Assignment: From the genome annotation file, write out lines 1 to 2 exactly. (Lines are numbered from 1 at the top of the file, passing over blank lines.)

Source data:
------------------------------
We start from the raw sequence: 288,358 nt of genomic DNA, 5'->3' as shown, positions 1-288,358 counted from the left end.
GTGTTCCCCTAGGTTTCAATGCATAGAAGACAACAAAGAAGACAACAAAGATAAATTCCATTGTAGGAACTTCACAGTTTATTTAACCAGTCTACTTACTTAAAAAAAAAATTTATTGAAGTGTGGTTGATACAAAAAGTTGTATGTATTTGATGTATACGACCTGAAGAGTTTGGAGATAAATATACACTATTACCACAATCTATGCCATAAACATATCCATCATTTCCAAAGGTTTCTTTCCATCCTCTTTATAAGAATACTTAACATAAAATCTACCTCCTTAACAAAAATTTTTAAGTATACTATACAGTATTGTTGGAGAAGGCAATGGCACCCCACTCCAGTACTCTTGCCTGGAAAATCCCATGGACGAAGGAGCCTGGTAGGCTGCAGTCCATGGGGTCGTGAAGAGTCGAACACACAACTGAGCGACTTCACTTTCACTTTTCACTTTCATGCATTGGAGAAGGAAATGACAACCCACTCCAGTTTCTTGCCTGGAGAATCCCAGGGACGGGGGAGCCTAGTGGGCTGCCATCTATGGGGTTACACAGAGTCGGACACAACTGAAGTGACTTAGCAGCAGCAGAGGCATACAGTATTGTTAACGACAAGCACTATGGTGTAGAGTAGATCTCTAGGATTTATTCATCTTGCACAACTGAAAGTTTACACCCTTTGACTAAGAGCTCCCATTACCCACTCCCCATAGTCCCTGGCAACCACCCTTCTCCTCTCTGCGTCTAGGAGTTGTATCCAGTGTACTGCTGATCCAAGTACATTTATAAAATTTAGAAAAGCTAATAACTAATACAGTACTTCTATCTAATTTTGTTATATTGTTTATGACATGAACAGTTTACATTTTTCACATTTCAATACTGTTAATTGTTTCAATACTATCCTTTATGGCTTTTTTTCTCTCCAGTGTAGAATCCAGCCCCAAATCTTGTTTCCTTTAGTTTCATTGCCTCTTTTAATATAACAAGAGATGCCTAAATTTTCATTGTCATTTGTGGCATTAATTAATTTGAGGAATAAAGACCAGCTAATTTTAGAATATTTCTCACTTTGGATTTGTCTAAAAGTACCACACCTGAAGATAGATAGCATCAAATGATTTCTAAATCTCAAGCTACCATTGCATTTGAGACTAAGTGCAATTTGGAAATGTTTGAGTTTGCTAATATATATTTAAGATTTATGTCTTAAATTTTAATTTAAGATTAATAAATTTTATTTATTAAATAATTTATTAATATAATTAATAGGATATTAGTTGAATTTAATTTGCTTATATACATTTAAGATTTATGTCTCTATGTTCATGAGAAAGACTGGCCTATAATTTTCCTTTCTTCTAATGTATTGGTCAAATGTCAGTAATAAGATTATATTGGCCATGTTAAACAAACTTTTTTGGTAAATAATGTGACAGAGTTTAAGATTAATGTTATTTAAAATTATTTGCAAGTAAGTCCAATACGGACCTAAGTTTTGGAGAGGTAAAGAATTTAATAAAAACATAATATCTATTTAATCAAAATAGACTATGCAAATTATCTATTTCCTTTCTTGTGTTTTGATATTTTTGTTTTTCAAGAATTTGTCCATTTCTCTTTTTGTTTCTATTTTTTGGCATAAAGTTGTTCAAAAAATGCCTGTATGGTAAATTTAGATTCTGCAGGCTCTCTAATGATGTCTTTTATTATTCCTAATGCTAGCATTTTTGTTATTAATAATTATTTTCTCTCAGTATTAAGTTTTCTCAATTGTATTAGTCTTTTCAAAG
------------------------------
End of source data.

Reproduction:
We start from the raw sequence: 288,358 nt of genomic DNA, 5'->3' as shown, positions 1-288,358 counted from the left end.
GTGTTCCCCTAGGTTTCAATGCATAGAAGACAACAAAGAAGACAACAAAGATAAATTCCATTGTAGGAACTTCACAGTTTATTTAACCAGTCTACTTACTTAAAAAAAAAATTTATTGAAGTGTGGTTGATACAAAAAGTTGTATGTATTTGATGTATACGACCTGAAGAGTTTGGAGATAAATATACACTATTACCACAATCTATGCCATAAACATATCCATCATTTCCAAAGGTTTCTTTCCATCCTCTTTATAAGAATACTTAACATAAAATCTACCTCCTTAACAAAAATTTTTAAGTATACTATACAGTATTGTTGGAGAAGGCAATGGCACCCCACTCCAGTACTCTTGCCTGGAAAATCCCATGGACGAAGGAGCCTGGTAGGCTGCAGTCCATGGGGTCGTGAAGAGTCGAACACACAACTGAGCGACTTCACTTTCACTTTTCACTTTCATGCATTGGAGAAGGAAATGACAACCCACTCCAGTTTCTTGCCTGGAGAATCCCAGGGACGGGGGAGCCTAGTGGGCTGCCATCTATGGGGTTACACAGAGTCGGACACAACTGAAGTGACTTAGCAGCAGCAGAGGCATACAGTATTGTTAACGACAAGCACTATGGTGTAGAGTAGATCTCTAGGATTTATTCATCTTGCACAACTGAAAGTTTACACCCTTTGACTAAGAGCTCCCATTACCCACTCCCCATAGTCCCTGGCAACCACCCTTCTCCTCTCTGCGTCTAGGAGTTGTATCCAGTGTACTGCTGATCCAAGTACATTTATAAAATTTAGAAAAGCTAATAACTAATACAGTACTTCTATCTAATTTTGTTATATTGTTTATGACATGAACAGTTTACATTTTTCACATTTCAATACTGTTAATTGTTTCAATACTATCCTTTATGGCTTTTTTTCTCTCCAGTGTAGAATCCAGCCCCAAATCTTGTTTCCTTTAGTTTCATTGCCTCTTTTAATATAACAAGAGATGCCTAAATTTTCATTGTCATTTGTGGCATTAATTAATTTGAGGAATAAAGACCAGCTAATTTTAGAATATTTCTCACTTTGGATTTGTCTAAAAGTACCACACCTGAAGATAGATAGCATCAAATGATTTCTAAATCTCAAGCTACCATTGCATTTGAGACTAAGTGCAATTTGGAAATGTTTGAGTTTGCTAATATATATTTAAGATTTATGTCTTAAATTTTAATTTAAGATTAATAAATTTTATTTATTAAATAATTTATTAATATAATTAATAGGATATTAGTTGAATTTAATTTGCTTATATACATTTAAGATTTATGTCTCTATGTTCATGAGAAAGACTGGCCTATAATTTTCCTTTCTTCTAATGTATTGGTCAAATGTCAGTAATAAGATTATATTGGCCATGTTAAACAAACTTTTTTGGTAAATAATGTGACAGAGTTTAAGATTAATGTTATTTAAAATTATTTGCAAGTAAGTCCAATACGGACCTAAGTTTTGGAGAGGTAAAGAATTTAATAAAAACATAATATCTATTTAATCAAAATAGACTATGCAAATTATCTATTTCCTTTCTTGTGTTTTGATATTTTTGTTTTTCAAGAATTTGTCCATTTCTCTTTTTGTTTCTATTTTTTGGCATAAAGTTGTTCAAAAAATGCCTGTATGGTAAATTTAGATTCTGCAGGCTCTCTAATGATGTCTTTTATTATTCCTAATGCTAGCATTTTTGTTATTAATAATTATTTTCTCTCAGTATTAAGTTTTCTCAATTGTATTAGTCTTTTCAAAG